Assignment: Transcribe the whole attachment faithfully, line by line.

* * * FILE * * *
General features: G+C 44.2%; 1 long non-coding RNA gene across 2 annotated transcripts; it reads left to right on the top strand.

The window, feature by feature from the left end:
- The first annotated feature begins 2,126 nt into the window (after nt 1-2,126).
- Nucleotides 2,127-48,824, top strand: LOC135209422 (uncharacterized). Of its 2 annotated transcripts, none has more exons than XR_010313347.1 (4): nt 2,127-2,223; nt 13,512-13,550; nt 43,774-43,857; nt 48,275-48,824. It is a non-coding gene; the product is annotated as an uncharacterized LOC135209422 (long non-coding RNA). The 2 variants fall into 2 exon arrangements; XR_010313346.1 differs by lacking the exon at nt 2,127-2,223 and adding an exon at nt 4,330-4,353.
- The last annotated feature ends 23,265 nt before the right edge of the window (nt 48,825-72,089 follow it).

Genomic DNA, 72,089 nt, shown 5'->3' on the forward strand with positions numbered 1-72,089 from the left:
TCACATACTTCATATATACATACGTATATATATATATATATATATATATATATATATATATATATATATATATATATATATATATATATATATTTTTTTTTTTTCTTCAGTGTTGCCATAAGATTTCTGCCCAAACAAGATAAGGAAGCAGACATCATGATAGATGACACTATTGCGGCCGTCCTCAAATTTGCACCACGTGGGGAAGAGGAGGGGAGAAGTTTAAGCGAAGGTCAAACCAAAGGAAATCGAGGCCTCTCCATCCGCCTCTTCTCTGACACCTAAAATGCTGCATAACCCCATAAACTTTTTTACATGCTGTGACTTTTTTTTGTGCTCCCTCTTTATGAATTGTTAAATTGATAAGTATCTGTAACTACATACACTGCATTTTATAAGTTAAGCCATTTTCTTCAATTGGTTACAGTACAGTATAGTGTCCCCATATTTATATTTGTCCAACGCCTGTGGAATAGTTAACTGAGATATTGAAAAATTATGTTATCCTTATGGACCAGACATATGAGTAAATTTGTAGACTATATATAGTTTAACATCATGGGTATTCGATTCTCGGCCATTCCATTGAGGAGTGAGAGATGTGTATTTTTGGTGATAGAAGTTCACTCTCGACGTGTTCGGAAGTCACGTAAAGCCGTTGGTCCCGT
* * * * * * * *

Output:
General features: G+C 44.2%; 1 long non-coding RNA gene across 2 annotated transcripts; it reads left to right on the top strand.

The window, feature by feature from the left end:
- The first annotated feature begins 2,126 nt into the window (after nt 1-2,126).
- Nucleotides 2,127-48,824, top strand: LOC135209422 (uncharacterized). Of its 2 annotated transcripts, none has more exons than XR_010313347.1 (4): nt 2,127-2,223; nt 13,512-13,550; nt 43,774-43,857; nt 48,275-48,824. It is a non-coding gene; the product is annotated as an uncharacterized LOC135209422 (long non-coding RNA). The 2 variants fall into 2 exon arrangements; XR_010313346.1 differs by lacking the exon at nt 2,127-2,223 and adding an exon at nt 4,330-4,353.
- The last annotated feature ends 23,265 nt before the right edge of the window (nt 48,825-72,089 follow it).

Genomic DNA, 72,089 nt, shown 5'->3' on the forward strand with positions numbered 1-72,089 from the left:
TCACATACTTCATATATACATACGTATATATATATATATATATATATATATATATATATATATATATATATATATATATATATATATATATATTTTTTTTTTTTCTTCAGTGTTGCCATAAGATTTCTGCCCAAACAAGATAAGGAAGCAGACATCATGATAGATGACACTATTGCGGCCGTCCTCAAATTTGCACCACGTGGGGAAGAGGAGGGGAGAAGTTTAAGCGAAGGTCAAACCAAAGGAAATCGAGGCCTCTCCATCCGCCTCTTCTCTGACACCTAAAATGCTGCATAACCCCATAAACTTTTTTACATGCTGTGACTTTTTTTTGTGCTCCCTCTTTATGAATTGTTAAATTGATAAGTATCTGTAACTACATACACTGCATTTTATAAGTTAAGCCATTTTCTTCAATTGGTTACAGTACAGTATAGTGTCCCCATATTTATATTTGTCCAACGCCTGTGGAATAGTTAACTGAGATATTGAAAAATTATGTTATCCTTATGGACCAGACATATGAGTAAATTTGTAGACTATATATAGTTTAACATCATGGGTATTCGATTCTCGGCCATTCCATTGAGGAGTGAGAGATGTGTATTTTTGGTGATAGAAGTTCACTCTCGACGTGTTCGGAAGTCACGTAAAGCCGTTGGTCCCGT